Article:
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Thread: Rifle Carry

  1. #1
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    I've got the handgun carry down. But what the laws on carrying a rifle?

    Is open carry of a rifle legal? Unload/Loaded?

    Is conceal carry of a rifle legal? Unload/Loaded? (yes i realize it would be hard to conceal a rifle).

    What about having a rifle loaded in your truck? To do so with a pistol you need a CWP... Never heard of a Concealed rifle permit.

    And yes, I know that walking down the street with a rifle slung on my shoulder will almost definitly get the police called.

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    DrewGunner wrote:
    I've got the handgun carry down. But what the laws on carrying a rifle?

    Is open carry of a rifle legal? Unload/Loaded?

    Is conceal carry of a rifle legal? Unload/Loaded? (yes i realize it would be hard to conceal a rifle).

    What about having a rifle loaded in your truck? To do so with a pistol you need a CWP... Never heard of a Concealed rifle permit.

    And yes, I know that walking down the street with a rifle slung on my shoulder will almost definitly get the police called.
    State vs Casad and State vs Spencer will give you some insight about carrying a rifle in plain view. I am not sure about concealment though. The only times that I know of when people conceal a rifle they are up to no good.
    "A fear of weapons is a sign of retarded sexual and emotional maturity."

    "though I walk through the valley in the shadow of death, I fear no evil, for I know that you are by my side" Glock 23:40

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    Open carry of a loaded riflecould promptly land you in a State v. Spencer scenario, and that was the test case and Spencer lost. Hell, even I might be tempted to testify against you if you got busted for this, and youmost likely would get busted for this.

    Now, carrying an unloaded rifle as in State v. Casad -- an unpublished opinion, remember -- is another matter. Remember, Casad was on his way down to a pawn shop to sell off his guns because at that point, he could no longer legally possess them.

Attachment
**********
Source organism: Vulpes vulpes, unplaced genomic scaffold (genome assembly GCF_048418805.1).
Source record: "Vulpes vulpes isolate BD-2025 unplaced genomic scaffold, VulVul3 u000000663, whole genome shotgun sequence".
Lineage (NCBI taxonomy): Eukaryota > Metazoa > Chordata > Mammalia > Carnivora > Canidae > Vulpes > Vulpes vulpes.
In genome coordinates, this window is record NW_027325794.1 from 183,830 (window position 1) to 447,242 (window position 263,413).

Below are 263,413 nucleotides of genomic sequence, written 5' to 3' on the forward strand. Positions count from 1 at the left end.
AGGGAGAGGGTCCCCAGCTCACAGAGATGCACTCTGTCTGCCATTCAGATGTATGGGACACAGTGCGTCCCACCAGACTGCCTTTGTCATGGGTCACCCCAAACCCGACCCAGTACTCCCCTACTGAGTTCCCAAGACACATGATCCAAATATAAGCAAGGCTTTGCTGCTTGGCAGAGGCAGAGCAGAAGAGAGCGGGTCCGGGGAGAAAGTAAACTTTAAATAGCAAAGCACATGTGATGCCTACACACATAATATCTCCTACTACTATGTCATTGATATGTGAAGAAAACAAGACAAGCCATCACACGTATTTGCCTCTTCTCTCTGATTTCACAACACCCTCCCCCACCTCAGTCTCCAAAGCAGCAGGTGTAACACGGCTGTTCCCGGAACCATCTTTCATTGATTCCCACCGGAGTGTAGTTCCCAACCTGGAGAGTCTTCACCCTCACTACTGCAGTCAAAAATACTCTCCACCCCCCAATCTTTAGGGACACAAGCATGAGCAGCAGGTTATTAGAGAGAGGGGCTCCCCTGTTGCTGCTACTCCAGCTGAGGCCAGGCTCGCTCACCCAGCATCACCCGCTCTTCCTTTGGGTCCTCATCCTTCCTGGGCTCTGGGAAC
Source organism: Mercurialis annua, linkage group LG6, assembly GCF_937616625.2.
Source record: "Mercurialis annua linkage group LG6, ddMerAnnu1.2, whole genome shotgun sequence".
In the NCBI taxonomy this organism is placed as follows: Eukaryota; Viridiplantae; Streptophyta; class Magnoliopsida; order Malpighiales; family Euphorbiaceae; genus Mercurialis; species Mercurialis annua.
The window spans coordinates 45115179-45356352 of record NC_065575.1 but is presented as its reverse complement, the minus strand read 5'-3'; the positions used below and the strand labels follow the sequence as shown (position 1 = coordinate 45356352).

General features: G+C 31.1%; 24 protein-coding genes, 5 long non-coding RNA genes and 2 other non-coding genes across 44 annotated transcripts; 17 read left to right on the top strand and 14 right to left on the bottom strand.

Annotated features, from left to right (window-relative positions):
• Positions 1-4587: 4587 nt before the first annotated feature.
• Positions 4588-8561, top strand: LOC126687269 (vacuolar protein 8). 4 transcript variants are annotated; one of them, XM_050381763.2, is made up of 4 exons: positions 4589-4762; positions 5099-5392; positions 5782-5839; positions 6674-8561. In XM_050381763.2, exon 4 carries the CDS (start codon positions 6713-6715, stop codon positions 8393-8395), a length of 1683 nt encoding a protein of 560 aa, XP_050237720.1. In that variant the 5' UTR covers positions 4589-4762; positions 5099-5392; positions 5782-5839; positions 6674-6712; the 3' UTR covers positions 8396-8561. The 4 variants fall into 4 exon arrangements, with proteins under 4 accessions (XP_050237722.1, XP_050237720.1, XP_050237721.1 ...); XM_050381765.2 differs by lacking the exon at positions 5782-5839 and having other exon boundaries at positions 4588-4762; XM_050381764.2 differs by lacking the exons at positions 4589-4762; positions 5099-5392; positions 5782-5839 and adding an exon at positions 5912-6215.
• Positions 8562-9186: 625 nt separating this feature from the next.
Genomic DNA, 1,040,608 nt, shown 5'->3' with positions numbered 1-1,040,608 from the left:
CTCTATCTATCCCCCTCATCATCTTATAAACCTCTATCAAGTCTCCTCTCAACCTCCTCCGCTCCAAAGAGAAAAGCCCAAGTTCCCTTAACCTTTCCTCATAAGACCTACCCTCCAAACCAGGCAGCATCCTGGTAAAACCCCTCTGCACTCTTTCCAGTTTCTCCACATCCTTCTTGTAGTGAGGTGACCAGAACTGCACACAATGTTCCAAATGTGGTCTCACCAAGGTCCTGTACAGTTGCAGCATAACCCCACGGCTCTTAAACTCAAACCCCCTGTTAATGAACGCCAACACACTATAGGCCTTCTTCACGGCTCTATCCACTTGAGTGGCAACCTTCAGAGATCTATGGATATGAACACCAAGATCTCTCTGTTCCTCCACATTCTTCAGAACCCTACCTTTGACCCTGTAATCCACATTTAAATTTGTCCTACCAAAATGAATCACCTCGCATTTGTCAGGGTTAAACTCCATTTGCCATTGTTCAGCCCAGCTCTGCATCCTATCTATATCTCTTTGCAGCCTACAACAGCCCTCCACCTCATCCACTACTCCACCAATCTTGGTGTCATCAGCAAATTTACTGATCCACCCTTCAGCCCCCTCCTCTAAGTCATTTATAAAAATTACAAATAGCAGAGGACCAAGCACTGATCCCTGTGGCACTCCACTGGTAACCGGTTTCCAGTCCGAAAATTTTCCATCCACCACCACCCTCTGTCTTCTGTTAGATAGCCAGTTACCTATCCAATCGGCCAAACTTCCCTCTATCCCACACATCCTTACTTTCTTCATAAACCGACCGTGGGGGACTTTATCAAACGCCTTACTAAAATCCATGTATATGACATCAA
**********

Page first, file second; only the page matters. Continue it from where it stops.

Carrying a loaded rifle in your vehicle is illegal. End of story.

    This begs the question: Why wouldanyone want to carry a loaded rifle? Open carry of a loaded sidearm is one thing, but openly carrying a rifle "is" (not "seems" or "might be") a provocative act. Some might call it a "show off stunt," and there would be reasonable grounds to accept that definition, regardless what the gun carrier might argue.

    A rifle is generally considered an "offensive weapon."
    A pistol is generally considered a "defensive weapon."

    Have you lived here long? The prohibition against loaded long guns in vehicles is well-established, been on the books for many years.

    Open carry ofloaded rifles or shotguns in the wilds is legal, outside of national parks.



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    Legally I think the question has been answered, but I don't know why certain members here feel they can make a distinction between drawing conclusions about someone's intention when they are holding a rifle vs. a pistol.

    No offense, I just don't see the logic

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    Dave, remember it still has to take place at a time and place and under circumstances that manifest an INTENT to intimidate another, or be carried in an unsafe manner.

    I open carry a loaded long-gun on a regular basis with no issues because it does not fall into the definition of brandishing. In order to be brandishing it has to meet ALL the criteria just like with a handgun.


    When someone asks a question regarding the legality of something, opinion is not law. Your book has done a tremendous amountof damage to the acceptanceof open carry in general duepeople taking youropinion as the way the brandishing law is defined. I cant tell you how many people insist that I am breaking the law because "Well Dave Workman said..." In fact I have had more negative feedback on open carry from "Gun people" who have your book and quote it as cannon than the general public and cops put together.

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    thewise1 wrote:
    Legally I think the question has been answered, but I don't know why certain members here feel they can make a distinction between drawing conclusions about someone's intention when they are holding a rifle vs. a pistol.

    No offense, I just don't see the logic


    It's like pornography. One can't necessarily define it, but one knows it when he sees it.

    No offense back at you, but some people "don't see the logic" simply because they have their minds set on a specific philosophy and refuse to recognize or acknowledge that they may be walking into a minefield, and if there's an "explosion" (legislative, legal or otherwise) we all get hit with the shrapnel.

    Perhaps this falls under the definition of "cooling one's jets."